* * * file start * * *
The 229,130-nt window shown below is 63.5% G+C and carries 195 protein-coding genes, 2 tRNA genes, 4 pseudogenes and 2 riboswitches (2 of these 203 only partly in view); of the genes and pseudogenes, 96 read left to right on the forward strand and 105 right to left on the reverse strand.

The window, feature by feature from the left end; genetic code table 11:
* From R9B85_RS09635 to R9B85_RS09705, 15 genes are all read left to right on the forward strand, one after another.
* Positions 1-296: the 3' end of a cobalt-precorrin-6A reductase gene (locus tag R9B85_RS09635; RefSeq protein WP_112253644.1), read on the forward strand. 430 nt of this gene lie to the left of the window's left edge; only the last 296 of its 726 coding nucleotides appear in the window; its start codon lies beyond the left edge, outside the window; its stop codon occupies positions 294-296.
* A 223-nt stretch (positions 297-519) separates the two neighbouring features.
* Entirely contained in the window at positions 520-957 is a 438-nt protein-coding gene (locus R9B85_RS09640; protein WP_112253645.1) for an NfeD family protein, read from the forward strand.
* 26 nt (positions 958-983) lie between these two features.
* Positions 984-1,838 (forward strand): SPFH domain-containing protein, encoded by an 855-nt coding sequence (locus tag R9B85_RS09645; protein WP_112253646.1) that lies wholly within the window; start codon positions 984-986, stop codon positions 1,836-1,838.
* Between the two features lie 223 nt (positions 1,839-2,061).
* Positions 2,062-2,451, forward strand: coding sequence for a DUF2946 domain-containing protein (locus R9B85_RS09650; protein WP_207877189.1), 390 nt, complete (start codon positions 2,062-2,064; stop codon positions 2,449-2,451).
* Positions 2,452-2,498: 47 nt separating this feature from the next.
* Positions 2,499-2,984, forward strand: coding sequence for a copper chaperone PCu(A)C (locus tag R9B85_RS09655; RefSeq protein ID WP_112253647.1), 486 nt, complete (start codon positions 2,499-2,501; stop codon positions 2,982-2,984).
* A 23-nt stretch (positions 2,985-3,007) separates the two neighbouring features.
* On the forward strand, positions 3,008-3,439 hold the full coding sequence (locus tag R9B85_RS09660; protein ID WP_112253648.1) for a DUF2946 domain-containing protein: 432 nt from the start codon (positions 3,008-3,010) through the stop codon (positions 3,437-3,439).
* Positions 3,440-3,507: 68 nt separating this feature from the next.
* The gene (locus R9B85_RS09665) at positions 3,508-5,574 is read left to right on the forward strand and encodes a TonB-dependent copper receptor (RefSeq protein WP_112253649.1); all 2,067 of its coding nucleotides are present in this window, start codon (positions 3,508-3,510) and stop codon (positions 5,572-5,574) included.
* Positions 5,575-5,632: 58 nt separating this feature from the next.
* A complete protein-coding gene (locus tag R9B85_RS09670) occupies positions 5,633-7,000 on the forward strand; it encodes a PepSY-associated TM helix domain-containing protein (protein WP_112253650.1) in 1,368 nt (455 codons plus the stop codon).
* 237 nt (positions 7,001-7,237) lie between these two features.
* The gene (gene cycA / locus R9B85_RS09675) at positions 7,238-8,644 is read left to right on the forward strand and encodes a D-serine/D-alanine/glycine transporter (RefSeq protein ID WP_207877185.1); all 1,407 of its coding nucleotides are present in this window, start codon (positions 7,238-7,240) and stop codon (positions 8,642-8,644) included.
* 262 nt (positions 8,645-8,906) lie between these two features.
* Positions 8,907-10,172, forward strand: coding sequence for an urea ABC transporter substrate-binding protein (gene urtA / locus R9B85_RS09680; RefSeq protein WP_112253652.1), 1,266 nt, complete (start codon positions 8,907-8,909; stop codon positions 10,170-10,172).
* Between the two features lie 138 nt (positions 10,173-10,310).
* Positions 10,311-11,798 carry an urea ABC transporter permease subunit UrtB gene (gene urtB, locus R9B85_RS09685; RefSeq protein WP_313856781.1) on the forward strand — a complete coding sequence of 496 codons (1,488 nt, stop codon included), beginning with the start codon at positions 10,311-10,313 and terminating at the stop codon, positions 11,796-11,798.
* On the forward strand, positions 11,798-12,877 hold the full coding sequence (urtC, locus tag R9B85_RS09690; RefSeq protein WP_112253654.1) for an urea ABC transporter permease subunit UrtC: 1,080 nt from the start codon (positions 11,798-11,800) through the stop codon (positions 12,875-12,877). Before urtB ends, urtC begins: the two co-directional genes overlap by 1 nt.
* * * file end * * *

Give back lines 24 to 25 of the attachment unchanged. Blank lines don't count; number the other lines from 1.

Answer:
* Positions 10,311-11,798 carry an urea ABC transporter permease subunit UrtB gene (gene urtB, locus R9B85_RS09685; RefSeq protein WP_313856781.1) on the forward strand — a complete coding sequence of 496 codons (1,488 nt, stop codon included), beginning with the start codon at positions 10,311-10,313 and terminating at the stop codon, positions 11,796-11,798.
* On the forward strand, positions 11,798-12,877 hold the full coding sequence (urtC, locus tag R9B85_RS09690; RefSeq protein WP_112253654.1) for an urea ABC transporter permease subunit UrtC: 1,080 nt from the start codon (positions 11,798-11,800) through the stop codon (positions 12,875-12,877). Before urtB ends, urtC begins: the two co-directional genes overlap by 1 nt.